Lin, M. J., & Yu, B. P. (2018). Colonic Hypermotility in a Rat Model of Irritable Bowel Syndrome Is Associated with Upregulation of TMEM16A in Myenteric Plexus. Digestive Diseases and Sciences, 63(12), pp. 3329-3338. doi:10.1007/s10620-018-5261-7.
Lin MJ, Yu BP. Colonic Hypermotility in a Rat Model of Irritable Bowel Syndrome Is Associated With Upregulation of TMEM16A in Myenteric Plexus. Dig Dis Sci. 2018;63(12):3329-3338. PubMed PMID: 30155840.
* Article titles in AMA citation format should be in sentence-case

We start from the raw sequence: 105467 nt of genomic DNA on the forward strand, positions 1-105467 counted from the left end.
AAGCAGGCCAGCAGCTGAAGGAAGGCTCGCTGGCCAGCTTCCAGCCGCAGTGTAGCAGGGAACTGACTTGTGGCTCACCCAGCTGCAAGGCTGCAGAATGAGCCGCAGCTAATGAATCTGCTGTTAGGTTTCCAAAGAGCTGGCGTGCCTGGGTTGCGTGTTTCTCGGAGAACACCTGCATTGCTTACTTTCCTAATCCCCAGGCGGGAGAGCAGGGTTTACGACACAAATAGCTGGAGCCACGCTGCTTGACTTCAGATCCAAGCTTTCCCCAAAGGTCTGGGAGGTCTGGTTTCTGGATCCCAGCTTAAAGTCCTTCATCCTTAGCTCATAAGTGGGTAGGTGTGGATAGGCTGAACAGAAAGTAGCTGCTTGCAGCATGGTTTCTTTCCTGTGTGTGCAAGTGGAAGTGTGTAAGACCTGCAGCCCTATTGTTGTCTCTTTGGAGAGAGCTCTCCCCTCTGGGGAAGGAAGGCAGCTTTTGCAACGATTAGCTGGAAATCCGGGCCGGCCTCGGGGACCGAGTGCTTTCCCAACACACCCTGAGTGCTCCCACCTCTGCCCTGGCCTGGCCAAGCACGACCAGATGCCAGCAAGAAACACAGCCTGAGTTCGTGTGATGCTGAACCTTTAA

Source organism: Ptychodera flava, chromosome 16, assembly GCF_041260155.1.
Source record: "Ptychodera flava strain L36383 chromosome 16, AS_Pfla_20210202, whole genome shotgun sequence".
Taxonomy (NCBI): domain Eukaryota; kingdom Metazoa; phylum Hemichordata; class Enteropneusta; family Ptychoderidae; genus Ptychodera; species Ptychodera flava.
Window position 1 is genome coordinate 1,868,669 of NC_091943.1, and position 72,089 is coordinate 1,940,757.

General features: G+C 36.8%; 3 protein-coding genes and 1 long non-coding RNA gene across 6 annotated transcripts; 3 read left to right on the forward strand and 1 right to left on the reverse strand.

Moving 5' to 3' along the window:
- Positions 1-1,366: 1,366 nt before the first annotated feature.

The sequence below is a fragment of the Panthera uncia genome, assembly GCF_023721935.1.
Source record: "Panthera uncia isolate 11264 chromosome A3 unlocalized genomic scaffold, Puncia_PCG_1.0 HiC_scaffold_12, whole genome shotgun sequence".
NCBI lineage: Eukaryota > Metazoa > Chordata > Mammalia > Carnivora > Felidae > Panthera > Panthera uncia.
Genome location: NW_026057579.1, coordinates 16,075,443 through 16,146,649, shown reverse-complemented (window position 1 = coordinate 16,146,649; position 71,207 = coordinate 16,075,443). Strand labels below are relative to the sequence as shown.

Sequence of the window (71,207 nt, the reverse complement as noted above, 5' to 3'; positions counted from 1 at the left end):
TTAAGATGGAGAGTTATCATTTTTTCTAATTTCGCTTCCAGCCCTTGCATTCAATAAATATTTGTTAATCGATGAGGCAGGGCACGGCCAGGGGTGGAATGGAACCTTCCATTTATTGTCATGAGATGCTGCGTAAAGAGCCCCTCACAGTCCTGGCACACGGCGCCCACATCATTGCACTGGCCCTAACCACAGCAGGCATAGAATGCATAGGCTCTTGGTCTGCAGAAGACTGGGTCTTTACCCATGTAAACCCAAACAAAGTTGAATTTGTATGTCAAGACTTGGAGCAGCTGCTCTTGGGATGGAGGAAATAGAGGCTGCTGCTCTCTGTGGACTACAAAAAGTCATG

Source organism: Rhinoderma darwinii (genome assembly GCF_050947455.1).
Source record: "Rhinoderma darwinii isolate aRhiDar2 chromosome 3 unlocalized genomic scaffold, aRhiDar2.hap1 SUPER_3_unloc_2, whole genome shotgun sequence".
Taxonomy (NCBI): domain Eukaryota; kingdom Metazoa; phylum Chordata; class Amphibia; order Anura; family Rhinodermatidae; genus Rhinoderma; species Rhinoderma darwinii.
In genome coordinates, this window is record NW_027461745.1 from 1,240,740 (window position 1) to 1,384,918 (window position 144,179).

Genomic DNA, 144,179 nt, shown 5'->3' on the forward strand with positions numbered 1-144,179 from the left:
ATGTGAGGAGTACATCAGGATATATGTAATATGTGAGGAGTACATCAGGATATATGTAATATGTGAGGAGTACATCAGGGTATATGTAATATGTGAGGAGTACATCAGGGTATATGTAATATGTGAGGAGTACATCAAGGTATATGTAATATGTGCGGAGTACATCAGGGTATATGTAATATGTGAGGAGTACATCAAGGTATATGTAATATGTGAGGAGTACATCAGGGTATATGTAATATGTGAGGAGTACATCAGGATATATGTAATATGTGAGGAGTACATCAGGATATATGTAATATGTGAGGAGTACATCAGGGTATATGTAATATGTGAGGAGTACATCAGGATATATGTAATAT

TY - JOUR T1 - Colonic Hypermotility in a Rat Model of Irritable Bowel Syndrome Is Associated with Upregulation of TMEM16A in Myenteric Plexus. AU - Lin,Meng-Juan, AU - Yu,Bao-Ping, Y1 - 2018/08/29/ PY - 2018/01/10/received PY - 2018/08/20/accepted PY - 2018/8/30/pubmed PY - 2019/4/12/medline PY - 2018/8/30/entrez KW - Gastrointestinal motility KW - Interstitial cells of Cajal KW - Irritable bowel syndrome KW - Myenteric plexus SP - 3329 EP - 3338 JF - Digestive diseases and sciences JO - Dig. Dis. Sci. VL - 63 IS - 12 N2 - BACKGROUND: Irritable bowel syndrome (IBS) is a common disease with intestinal dysmotility, whose mechanism remains elusive. TMEM16A is a calcium-activated chloride channel (CaCC) involved in intestinal slow-wave generation. AIMS: To investigate whether TMEM16A is involved in colonic dysmotility in IBS. METHODS: A rat model of IBS was established by chronic water avoidance stress (WAS). Colonic pathological alterations were evaluated histologically, and intestinal motility was assessed by intestinal transit time (ITT) and fecal water content (FWC). Visceral sensitivity was determined by visceromotor response (VMR) to colorectal distension (CRD). TMEM16A expression was evaluated by RT-PCR, Western blot, and immunofluorescence. Colonic muscle strip contractility was measured by isometric transducers, and the effect of niflumic acid (NFA), a CaCC antagonist, on colonic motility was examined. RESULTS: After 10 days of WAS exposure, ITT was decreased and FWC was elevated. Furthermore, VMR magnitude of WAS rats in response to CRD was significantly enhanced. Protein and mRNA levels of TMEM16A in colon were considerably increased after WAS. The percentage of TMEM16A-positive neurons in myenteric plexus (MP) of WAS rats was significantly higher than controls. Pharmacological blockade of TMEM16A activity by NFA considerably enhanced ITT, with concentration-dependent declines in FWC and VMR magnitude in NFA-treated rats. Further, spontaneous contraction of colonic strips of NFA-treated rats was significantly ameliorated in a concentration-dependent manner in vitro. CONCLUSIONS: Upregulation of TMEM16A in MP neurons may play an important role in chronic stress-induced colonic hypermotility, making CaCC-blocking drugs a putatively effective treatment method for colonic hypermotility in IBS. SN - 1573-2568 UR - https://www.unboundmedicine.com/medline/citation/30155840/Colonic_Hypermotility_in_a_Rat_Model_of_Irritable_Bowel_Syndrome_Is_Associated_with_Upregulation_of_TMEM16A_in_Myenteric_Plexus_ L2 - https://doi.org/10.1007/s10620-018-5261-7 DB - PRIME DP - Unbound Medicine ER -